The Decline of Good Game Music
I am a huge video game music nerd. Ever since I played Space Station Silicon Valley on the Nintendo 64 and fell in love with its cheesy elevator tunes, I have paid much more attention to the soundtracks of games. I love game music so much, I sometimes force myself to play a bad game just to hear what new songs it has. For instance, the only reason I bought Ty the Tasmanian Tiger 2 and 3 for Gamecube was to hear the music, and the only reason I suffered through Drome Racers as long as I did was to unlock additional race tracks and, consequently, additional music.
From the Nintendo 64 to now, I’ve listened to a lot of soundtracks, and I must say, the first few years of the Wii’s life were some of the best of the entire industry when it came to video game music. Off the top of my head, Super Monkey Ball: Banana Blitz had a fun soundtrack. Elebits had a fantastic soundtrack. SSX Blur‘s music was some of the best Junkie XL has ever made. Same goes for Mark Mothersbaugh and his Boom Blox soundtrack. Hell, even Line Rider 2 had really good music.
The reason why these soundtracks worked so well was that they embraced the medium. Everything else of Mothersbaugh’s I’ve heard I haven’t liked, including his many movie soundtracks. Here’s the thing. Movie soundtracks suck. They are too busy trying to tell the same story as the movie and don’t work well on their own. Game music isn’t trying to tell a story. In fact, game music doesn’t need to be there at all (as was evident in Ico, where the lack of music made the game more engaging). It’s only there to provide background noise but has to do so without being annoying. It has to be repeatable in a tolerable sense, because, who knows, a gamer could be listening to that particular song for hours before they move on.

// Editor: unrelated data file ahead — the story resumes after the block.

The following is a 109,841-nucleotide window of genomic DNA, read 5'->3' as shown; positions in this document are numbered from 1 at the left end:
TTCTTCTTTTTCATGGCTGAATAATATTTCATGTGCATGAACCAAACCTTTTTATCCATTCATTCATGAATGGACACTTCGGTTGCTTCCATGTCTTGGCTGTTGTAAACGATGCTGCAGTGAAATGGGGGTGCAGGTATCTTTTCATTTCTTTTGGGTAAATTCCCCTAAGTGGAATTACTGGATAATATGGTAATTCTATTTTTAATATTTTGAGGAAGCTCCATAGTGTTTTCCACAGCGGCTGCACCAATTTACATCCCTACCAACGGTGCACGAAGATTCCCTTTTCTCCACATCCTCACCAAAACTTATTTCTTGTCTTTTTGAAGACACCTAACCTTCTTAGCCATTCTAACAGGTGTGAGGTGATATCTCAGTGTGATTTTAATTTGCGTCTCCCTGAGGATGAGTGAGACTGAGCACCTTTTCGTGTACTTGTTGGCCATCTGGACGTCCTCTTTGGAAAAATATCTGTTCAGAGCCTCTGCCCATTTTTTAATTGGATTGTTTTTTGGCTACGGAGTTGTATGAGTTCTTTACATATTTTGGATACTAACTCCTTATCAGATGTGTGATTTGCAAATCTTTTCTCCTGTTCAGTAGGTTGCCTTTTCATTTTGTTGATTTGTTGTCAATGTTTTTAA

Unfortunately, the heyday of good game music is coming dangerously close to an end. As video games strive to be more like movies, so, too, are the soundtracks. “Epic” music is all the rage now, even in games where an epic atmosphere isn’t warranted. I know the LEGO games want to rely on their source material, but the straight-from-the-movie music drained almost all the charm out of them. Epic, movie music is just distracting. Gears of War, for example… Holy crap, the music in that game was so overbearingly dramatic, I couldn’t even concentrate. I finally turned the music off (thank God for games that let you adjust the volume of the music/sound separately) and found myself enjoying the atmosphere a lot more in its absence.
I know “epic” games call for music that’s a little more relatable than any of the Sonic soundtracks (which, by the way, have been consistently good for the most part). But just because a game is serious doesn’t mean it needs to have crappy, forgettable, generic music. Halo 2 (I can’t speak for the other Halo games, because I’ve forgotten what they sounded like) proved that a serious game could still sound good. Not only was music used sparingly, it had a strong enough beat to it to make you excited about the next battle rather than feeling like a sappy scene from a movie. I cannot stress enough how transparently manipulative movie music ends up being, and that’s why I hate it seeping into games.
In situations like this, though, where the music sucks and is actually ruining the experience, it’s fun to switch to a custom soundtrack, maybe something completely inappropriate like The Beatles or even the Banjo-Kazooie soundtrack, and chainsaw aliens in half to a different tune. You may not like Microsoft’s presence in the industry, but the mandate that all Xbox games have to support custom soundtracks was manna from heaven. I can’t count how many times I’ve been irritated with a game purely on the awful music it provided but, on switching to something of my own, could finally enjoy the game the way it should be enjoyed: with fun, catchy music. Now that game music is going downhill, it looks like I’ll be switching more often.